Donors have been accused of ignoring human rights abuses linked to a villagisation programme in Ethiopia. As reported in The Guardian, The Oakland Institute has criticised UK’s Department for International Development (DFID) and USAID for failing to criticise and act upon reports of physical violence, intimidation and other abuses resulting from a forcible resettlement campaign in the Lower Omo Valley.
According to the Oakland Institute report, Ignoring Abuse in Ethiopia: DFID and USAID in the Lower Omo Valley:
Forced evictions, denial of access to subsistence land, beatings, killings, rapes, imprisonment, intimidation, political coercion, and the denial of government assistance are all being used as tools of forced resettlement
This, and the accusation of complicity and tacit support for villagisation schemes that involve forced relocation, and the abuses of human rights that are associated with such force, should come as no surprise. Donors, NGOs and other international development actors have a long track record of supporting villagisation and resettlement campaigns in the name of development, and of downplaying the violence and intimidation associated with them.
Remember Ethiopia in the mid-1980s, and disastrous attempts to resettle people from the north in the midst of famine and war? Before that, during the late 1960s and 1970s, Tanzania undertook one of the world’s largest villagisation programmes, physically resettling between 6-8 million people in the space of a decade, with much less controversy than the Derg’s efforts a decade later. As I have explored in my research on the history of NGOs, Tanzania’s villagisation programme was supported by a wide range of organisations and individuals who saw in it the potential for a brave new world for those affected.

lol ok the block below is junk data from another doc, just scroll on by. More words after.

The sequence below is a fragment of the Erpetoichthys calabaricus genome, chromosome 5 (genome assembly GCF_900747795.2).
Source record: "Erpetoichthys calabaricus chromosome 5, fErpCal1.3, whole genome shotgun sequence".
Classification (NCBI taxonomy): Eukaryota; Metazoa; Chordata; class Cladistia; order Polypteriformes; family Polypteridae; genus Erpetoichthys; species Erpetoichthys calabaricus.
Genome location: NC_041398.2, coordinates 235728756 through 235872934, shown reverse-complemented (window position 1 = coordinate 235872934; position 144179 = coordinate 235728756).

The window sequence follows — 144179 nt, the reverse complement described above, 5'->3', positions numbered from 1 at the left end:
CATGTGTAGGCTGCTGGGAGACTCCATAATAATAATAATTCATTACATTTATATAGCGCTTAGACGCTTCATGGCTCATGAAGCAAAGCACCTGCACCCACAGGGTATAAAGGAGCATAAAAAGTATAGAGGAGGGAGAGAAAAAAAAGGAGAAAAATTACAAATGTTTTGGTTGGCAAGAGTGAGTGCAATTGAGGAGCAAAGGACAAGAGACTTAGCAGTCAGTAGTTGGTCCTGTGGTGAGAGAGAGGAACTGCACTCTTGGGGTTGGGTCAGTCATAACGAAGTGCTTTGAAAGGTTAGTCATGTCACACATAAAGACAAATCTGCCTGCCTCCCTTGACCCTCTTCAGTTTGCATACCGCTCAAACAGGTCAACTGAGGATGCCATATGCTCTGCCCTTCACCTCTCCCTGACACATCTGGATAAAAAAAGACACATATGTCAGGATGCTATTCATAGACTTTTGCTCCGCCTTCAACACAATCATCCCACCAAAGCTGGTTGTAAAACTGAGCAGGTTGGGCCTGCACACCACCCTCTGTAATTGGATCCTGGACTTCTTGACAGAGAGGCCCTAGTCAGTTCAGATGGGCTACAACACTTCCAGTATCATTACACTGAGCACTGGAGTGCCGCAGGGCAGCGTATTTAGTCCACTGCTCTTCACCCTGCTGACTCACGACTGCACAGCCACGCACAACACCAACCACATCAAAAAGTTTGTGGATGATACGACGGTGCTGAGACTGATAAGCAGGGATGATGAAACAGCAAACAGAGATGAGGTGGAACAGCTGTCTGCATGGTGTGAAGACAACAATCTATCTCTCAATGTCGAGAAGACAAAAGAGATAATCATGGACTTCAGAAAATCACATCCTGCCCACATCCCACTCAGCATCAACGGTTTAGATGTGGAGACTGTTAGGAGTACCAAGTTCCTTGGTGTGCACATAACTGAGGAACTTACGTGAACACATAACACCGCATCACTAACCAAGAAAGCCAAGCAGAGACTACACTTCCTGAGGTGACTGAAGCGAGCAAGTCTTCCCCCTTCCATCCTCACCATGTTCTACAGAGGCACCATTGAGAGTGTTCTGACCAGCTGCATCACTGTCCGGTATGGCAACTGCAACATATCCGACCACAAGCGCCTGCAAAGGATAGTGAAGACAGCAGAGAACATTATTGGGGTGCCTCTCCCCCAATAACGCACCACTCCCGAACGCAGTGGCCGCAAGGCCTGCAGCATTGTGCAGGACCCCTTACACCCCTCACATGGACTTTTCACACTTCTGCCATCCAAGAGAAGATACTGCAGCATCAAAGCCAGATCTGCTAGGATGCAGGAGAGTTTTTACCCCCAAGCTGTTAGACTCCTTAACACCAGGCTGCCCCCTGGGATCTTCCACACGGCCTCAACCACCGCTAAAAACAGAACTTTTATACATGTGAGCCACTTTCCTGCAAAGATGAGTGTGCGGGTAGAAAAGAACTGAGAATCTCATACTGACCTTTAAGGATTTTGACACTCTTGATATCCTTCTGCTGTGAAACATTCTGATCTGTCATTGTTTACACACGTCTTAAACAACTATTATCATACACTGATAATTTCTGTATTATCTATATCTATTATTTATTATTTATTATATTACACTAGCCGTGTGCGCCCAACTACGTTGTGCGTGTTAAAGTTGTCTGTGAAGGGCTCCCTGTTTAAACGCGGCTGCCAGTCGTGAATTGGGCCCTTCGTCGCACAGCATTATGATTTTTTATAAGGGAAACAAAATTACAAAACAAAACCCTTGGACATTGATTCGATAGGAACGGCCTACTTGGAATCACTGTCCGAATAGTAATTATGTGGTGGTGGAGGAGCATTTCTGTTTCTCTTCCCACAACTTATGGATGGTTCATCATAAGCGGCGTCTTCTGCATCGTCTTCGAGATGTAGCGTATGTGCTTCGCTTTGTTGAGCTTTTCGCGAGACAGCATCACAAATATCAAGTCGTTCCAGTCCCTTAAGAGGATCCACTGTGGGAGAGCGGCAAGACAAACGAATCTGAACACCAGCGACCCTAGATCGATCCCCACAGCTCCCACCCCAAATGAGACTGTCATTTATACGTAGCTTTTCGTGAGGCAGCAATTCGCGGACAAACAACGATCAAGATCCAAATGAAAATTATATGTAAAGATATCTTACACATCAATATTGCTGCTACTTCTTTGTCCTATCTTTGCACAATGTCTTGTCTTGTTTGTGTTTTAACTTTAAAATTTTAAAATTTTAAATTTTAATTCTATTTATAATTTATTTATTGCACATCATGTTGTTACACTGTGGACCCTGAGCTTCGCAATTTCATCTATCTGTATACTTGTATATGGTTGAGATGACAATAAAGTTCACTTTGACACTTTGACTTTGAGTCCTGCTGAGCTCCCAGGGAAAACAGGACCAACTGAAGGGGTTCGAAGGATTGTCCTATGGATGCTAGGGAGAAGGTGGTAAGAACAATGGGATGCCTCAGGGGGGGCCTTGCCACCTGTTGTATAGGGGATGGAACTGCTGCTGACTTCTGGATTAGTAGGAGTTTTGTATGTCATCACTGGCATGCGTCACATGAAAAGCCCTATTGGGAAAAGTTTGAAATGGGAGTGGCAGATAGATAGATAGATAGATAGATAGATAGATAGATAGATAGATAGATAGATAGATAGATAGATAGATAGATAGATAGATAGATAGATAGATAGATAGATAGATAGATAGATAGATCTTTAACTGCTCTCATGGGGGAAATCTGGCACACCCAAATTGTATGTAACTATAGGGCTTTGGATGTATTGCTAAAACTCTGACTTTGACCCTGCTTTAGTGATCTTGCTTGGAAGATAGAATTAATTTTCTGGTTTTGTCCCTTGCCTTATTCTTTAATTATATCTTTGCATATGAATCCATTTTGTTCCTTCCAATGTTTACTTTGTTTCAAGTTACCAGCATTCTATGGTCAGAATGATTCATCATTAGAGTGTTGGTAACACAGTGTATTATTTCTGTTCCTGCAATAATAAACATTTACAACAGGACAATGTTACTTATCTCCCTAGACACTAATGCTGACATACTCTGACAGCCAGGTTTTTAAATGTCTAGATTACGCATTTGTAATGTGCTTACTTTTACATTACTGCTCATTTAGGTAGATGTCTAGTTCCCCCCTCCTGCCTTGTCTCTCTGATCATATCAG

One consultant, reporting in 1974 for Christian Aid, noted:
Stories are told of peasant huts being set on fire by the military. Doctors and nurses make no secret of the casualties they had to deal with, including burnt babies, forgotten by terrified mothers, who ran screaming out of huts set on fire.… The most serious consequence of all this is a lack of food, as a result of which Tanzania is facing a famine… [Surrogates of the State, p.106]
Should the NGO for whom the report had been commissioned have been concerned, withdrawn its support for the programme? No. The report continued to what looks like a rather startling and unexpected conclusion:
The scene has been set for a much more comfortable life than the average African has ever known… Whatever the mistakes of 1974, in eight to ten years time, all the new villages will have the promised amenities, and this should increase considerably agricultural production. [p.108]
They didn’t, and it didn’t. Other NGOs, notably Oxfam, were also very much aware of the realities of Tanzanian villagisation. Yet they to maintained their faith in a process that would, they assumed, lead to a better life for all.
Underpinning the Planglossian faith in villagisation campaigns is a village-bias in international development policy. Since early colonial development interventions, there has been an assumption that ‘Africans’ by and large live in villages. And where they don’t, they should, because villages are best for rural development and for enabling access to services. We can see this bias today, in Ethiopia, in the underpinning logic of the Millennium Development Villages, and elsewhere outside Africa. As a result of this bias, this unchallenged assumption as to the virtue of the village, questionable methods for implementing such schemes have all too often been played down in support of the long-term objectives.
So what is happening in the Lower Omo Valley now should surprise no-one: the insistence that people move if they are to benefit from government and donor-supported development; the blind-eye (or downplaying) of compulsion and other abuses; and the inevitable plea to look to the long-term benefits.